On a September evening in 1987, Navroze Mody, a thirty-year-old Indian man living in Jersey City, went for drinks at the Gold Coast Café, in Hoboken. Later that night, after he left the bar, he was accosted on the street by a group of about a dozen youths and severely beaten. Mody died from his injuries four days later. There had been other attacks on Indians in the area at that time, several of them brutal, many of them carried out by a group that called itself the Dotbusters—the name a reference to the bindi worn by Hindu women on their foreheads. Earlier that year, a local newspaper had published a handwritten letter from the Dotbusters: “We will go to any extreme to get Indians to move out of Jersey City. If I’m walking down the street and I see a Hindu and the setting is right, I will hit him or her.”
When I first read about the attack on Mody, I had only recently arrived in the United States.
“Central India’s Ugly Fight for Environmental Justice.” That’s the title of my report from Bastar about a meeting organized by Soni Sori.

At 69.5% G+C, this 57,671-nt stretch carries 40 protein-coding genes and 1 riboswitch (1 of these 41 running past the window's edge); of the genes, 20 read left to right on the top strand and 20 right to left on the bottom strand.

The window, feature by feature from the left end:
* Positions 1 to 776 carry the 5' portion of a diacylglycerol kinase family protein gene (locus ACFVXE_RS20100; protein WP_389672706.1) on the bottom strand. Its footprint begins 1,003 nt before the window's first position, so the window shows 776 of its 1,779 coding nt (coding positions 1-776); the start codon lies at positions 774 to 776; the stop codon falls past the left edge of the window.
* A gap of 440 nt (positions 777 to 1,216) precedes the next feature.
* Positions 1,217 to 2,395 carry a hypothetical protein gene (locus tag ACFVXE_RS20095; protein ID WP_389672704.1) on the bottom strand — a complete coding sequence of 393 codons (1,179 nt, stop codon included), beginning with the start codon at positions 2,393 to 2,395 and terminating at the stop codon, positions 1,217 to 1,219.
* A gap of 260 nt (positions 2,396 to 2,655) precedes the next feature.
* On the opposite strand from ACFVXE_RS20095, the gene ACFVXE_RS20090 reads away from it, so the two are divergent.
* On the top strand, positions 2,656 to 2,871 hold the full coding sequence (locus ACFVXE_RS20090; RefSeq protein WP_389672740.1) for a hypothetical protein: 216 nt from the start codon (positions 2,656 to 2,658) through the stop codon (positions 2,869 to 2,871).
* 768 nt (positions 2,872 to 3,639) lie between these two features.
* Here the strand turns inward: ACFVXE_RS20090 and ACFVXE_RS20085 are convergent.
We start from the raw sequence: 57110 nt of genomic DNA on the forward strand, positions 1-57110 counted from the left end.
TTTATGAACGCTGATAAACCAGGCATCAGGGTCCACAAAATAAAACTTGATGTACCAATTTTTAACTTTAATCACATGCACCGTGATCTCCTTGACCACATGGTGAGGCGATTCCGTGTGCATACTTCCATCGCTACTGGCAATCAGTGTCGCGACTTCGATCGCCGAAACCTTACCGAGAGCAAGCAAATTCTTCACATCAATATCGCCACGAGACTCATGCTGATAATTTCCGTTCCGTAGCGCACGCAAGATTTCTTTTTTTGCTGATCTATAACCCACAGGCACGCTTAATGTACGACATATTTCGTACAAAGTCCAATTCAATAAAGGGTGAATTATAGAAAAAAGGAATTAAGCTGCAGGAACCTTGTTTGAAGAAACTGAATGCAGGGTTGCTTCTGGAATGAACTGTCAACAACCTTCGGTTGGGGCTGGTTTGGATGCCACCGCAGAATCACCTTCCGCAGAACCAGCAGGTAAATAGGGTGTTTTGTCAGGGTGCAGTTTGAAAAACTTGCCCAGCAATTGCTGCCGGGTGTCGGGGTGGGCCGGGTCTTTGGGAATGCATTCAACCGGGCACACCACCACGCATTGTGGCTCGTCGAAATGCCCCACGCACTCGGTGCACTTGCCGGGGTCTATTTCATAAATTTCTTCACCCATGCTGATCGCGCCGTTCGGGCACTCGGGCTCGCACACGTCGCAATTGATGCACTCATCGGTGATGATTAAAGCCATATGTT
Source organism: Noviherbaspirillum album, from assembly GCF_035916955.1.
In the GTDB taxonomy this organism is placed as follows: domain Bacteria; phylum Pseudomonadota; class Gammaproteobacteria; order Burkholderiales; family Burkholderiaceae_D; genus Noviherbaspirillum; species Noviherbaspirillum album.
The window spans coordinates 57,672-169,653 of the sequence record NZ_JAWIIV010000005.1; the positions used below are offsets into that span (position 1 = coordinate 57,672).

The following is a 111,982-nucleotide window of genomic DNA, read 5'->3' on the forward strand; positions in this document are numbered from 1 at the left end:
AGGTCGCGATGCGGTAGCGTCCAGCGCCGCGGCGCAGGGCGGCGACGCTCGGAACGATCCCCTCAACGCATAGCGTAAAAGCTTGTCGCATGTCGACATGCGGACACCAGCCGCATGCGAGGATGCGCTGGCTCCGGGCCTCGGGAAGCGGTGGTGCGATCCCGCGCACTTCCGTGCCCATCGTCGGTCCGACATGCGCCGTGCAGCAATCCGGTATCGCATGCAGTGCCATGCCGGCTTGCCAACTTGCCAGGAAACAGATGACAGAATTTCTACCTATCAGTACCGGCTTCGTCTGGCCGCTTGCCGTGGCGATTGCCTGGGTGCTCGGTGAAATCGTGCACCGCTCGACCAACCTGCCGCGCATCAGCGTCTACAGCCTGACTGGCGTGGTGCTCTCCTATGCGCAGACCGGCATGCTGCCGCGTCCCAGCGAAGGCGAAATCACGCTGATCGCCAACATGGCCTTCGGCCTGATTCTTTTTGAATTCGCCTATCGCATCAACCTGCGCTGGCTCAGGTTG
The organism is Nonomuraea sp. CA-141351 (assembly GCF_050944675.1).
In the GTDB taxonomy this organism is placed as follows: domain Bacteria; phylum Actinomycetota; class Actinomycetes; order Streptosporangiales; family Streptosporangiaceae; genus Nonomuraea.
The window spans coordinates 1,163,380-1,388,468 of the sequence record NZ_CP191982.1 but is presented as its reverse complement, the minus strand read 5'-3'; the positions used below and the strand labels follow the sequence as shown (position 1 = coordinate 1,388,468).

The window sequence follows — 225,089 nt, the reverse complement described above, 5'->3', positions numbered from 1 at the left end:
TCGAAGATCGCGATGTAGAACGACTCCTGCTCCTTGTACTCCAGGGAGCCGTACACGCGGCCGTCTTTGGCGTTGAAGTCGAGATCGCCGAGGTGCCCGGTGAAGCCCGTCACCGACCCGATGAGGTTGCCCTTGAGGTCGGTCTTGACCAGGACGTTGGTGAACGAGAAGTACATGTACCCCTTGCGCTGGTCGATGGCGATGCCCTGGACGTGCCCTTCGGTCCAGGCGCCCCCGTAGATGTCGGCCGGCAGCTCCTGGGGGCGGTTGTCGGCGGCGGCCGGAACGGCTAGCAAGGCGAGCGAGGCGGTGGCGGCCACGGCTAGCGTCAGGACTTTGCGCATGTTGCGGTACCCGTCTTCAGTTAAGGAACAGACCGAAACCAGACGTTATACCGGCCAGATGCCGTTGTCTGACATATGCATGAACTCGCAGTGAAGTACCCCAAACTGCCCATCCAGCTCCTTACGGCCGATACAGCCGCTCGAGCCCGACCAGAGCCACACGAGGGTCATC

If you threw a dart at the heart of India but your aim was off, a little low and to the right, you would hit the village of Matenar, in the administrative division of Bastar, in the state of Chhattisgarh. Though the region’s lush forests once found mention in ancient Sanskrit epics, Bastar now evokes for many Indians the threat or fear of the Naxalites, Maoist guerrilla groups that have waged a fifty-year insurgency against the national government. But Bastar also represents the ugly side of India’s Janus-faced democracy. The place where your errant dart fell is fabled for its mineral wealth, especially iron, coal, tin, and bauxite, and yet its inhabitants, most of whom belong to India’s indigenous population, the adivasis, are among the poorest in the country. Visitors to Chhattisgarh see dense jungle, small huts, and immense mines, but few schools, health centers, or hospitals. New construction seems devoted mostly to four-lane highways—the better to transport government troops into the state and minerals out of it.